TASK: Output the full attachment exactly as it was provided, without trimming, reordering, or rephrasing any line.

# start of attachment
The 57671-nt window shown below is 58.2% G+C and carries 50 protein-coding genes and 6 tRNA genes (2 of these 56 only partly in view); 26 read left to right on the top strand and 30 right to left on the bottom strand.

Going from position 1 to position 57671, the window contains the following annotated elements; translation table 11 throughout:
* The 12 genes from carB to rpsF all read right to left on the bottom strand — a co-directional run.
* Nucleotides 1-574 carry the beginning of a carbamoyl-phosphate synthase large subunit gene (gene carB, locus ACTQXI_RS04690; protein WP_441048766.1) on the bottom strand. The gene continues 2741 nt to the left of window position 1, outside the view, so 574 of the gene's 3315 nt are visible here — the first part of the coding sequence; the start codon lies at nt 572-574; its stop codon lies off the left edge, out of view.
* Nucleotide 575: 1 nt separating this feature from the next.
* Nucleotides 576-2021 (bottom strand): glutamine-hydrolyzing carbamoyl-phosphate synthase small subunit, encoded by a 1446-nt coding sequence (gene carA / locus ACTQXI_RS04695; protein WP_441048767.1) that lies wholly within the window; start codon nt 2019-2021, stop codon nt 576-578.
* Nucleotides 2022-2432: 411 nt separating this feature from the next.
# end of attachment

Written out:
The 57671-nt window shown below is 58.2% G+C and carries 50 protein-coding genes and 6 tRNA genes (2 of these 56 only partly in view); 26 read left to right on the top strand and 30 right to left on the bottom strand.

Going from position 1 to position 57671, the window contains the following annotated elements; translation table 11 throughout:
* The 12 genes from carB to rpsF all read right to left on the bottom strand — a co-directional run.
* Nucleotides 1-574 carry the beginning of a carbamoyl-phosphate synthase large subunit gene (gene carB, locus ACTQXI_RS04690; protein WP_441048766.1) on the bottom strand. The gene continues 2741 nt to the left of window position 1, outside the view, so 574 of the gene's 3315 nt are visible here — the first part of the coding sequence; the start codon lies at nt 572-574; its stop codon lies off the left edge, out of view.
* Nucleotide 575: 1 nt separating this feature from the next.
* Nucleotides 576-2021 (bottom strand): glutamine-hydrolyzing carbamoyl-phosphate synthase small subunit, encoded by a 1446-nt coding sequence (gene carA / locus ACTQXI_RS04695; protein WP_441048767.1) that lies wholly within the window; start codon nt 2019-2021, stop codon nt 576-578.
* Nucleotides 2022-2432: 411 nt separating this feature from the next.